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December 2, 2014

Jonathan Tobin: Defending the Right to a Jewish State

Heather Hale: Compliment your kids without giving them big heads

Megan Shauri: 10 ways you are ruining your own happiness

Carolyn Bigda: 8 Best Dividend Stocks for 2015

Kiplinger's Personal Finance editors: 7 Things You Didn't Know About Paying Off Student Loans

Samantha Olson: The Crucial Mistake 55% Of Parents Are Making At Their Baby's Bedtime

Densie Well, Ph.D., R.D. Open your eyes to yellow vegetables

The Kosher Gourmet by Megan Gordon With its colorful cache of purples and oranges and reds, COLLARD GREEN SLAW is a marvelous mood booster --- not to mention just downright delish
April 18, 2014

Rabbi Yonason Goldson: Clarifying one of the greatest philosophical conundrums in theology

Caroline B. Glick: The disappearance of US will

Megan Wallgren: 10 things I've learned from my teenagers

Lizette Borreli: Green Tea Boosts Brain Power, May Help Treat Dementia

John Ericson: Trying hard to be 'positive' but never succeeding? Blame Your Brain

The Kosher Gourmet by Julie Rothman Almondy, flourless torta del re (Italian king's cake), has royal roots, is simple to make, . . . but devour it because it's simply delicious

April 14, 2014

Rabbi Dr Naftali Brawer: Passover frees us from the tyranny of time

Greg Crosby: Passing Over Religion

Eric Schulzke: First degree: How America really recovered from a murder epidemic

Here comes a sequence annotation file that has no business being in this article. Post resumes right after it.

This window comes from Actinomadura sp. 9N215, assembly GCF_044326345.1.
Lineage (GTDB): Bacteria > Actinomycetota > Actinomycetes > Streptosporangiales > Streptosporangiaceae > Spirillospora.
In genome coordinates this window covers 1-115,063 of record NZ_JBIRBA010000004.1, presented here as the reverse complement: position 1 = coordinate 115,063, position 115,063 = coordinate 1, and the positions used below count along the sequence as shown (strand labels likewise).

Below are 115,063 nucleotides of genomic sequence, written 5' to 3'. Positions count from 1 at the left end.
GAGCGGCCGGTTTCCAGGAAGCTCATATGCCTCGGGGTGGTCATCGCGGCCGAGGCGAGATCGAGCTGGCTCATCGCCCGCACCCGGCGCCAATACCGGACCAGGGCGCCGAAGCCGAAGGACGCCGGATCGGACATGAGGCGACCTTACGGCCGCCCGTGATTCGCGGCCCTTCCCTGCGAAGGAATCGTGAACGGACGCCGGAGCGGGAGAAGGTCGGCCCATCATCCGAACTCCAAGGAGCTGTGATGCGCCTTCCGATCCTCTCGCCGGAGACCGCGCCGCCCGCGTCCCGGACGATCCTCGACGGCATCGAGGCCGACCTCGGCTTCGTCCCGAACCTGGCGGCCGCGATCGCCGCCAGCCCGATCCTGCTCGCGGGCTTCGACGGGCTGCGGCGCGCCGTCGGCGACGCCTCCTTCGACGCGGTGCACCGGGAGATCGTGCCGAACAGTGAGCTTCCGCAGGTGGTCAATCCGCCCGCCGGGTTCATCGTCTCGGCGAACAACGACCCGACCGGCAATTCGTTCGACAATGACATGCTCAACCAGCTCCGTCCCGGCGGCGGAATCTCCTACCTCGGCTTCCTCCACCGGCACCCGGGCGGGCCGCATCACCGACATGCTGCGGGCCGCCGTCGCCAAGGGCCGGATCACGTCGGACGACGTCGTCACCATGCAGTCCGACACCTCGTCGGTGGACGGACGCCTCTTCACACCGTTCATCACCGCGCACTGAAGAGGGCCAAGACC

Georgia Lee: When love is not enough: Teaching your kids about the realities of adult relationships

Cameron Huddleston: Freebies for Your Lawn and Garden

Gordon Pape: How you can tell if your financial adviser is setting you up for potential ruin

Dana Dovey: Up to 500,000 people die each year from hepatitis C-related liver disease. New Treatment Has Over 90% Success Rate

Justin Caba: Eating Watermelon Can Help Control High Blood Pressure

The Kosher Gourmet by Joshua E. London and Lou Marmon Don't dare pass over these Pesach picks for Manischewitz!

April 11, 2014

Rabbi Hillel Goldberg: Silence is much more than golden

Caroline B. Glick: Forgetting freedom at Passover

Susan Swann: How to value a child for who he is, not just what he does

Cameron Huddleston: 7 Financial Tasks You Should Tackle Right Now

Sandra Block and Lisa Gerstner: How to Profit From Your Passion

Susan Scutti: A Simple Blood Test Might Soon Diagnose Cancer

Chris Weller: Have A Slow Metabolism? Let Science Speed It Up For You

The Kosher Gourmet by Diane Rossen Worthington Whitefish Terrine: A French take on gefilte fish

April 9, 2014

Jonathan Tobin: Why Did Kerry Lie About Israeli Blame?

Samuel G. Freedman: A resolution 70 years later for a father's unsettling legacy of ashes from Dachau

Jessica Ivins: A resolution 70 years later for a father's unsettling legacy of ashes from Dachau

Kim Giles: Asking for help is not weakness

Kathy Kristof and Barbara Hoch Marcus: 7 Great Growth Israeli Stocks

Matthew Mientka: How Beans, Peas, And Chickpeas Cleanse Bad Cholesterol and Lowers Risk of Heart Disease

Sabrina Bachai: 5 At-Home Treatments For Headaches

The Kosher Gourmet by Daniel Neman Have yourself a matzo ball: The secrets bubby never told you and recipes she could have never imagined

April 8, 2014

Lori Nawyn: At Your Wit's End and Back: Finding Peace

Susan B. Garland and Rachel L. Sheedy: Strategies Married Couples Can Use to Boost Benefits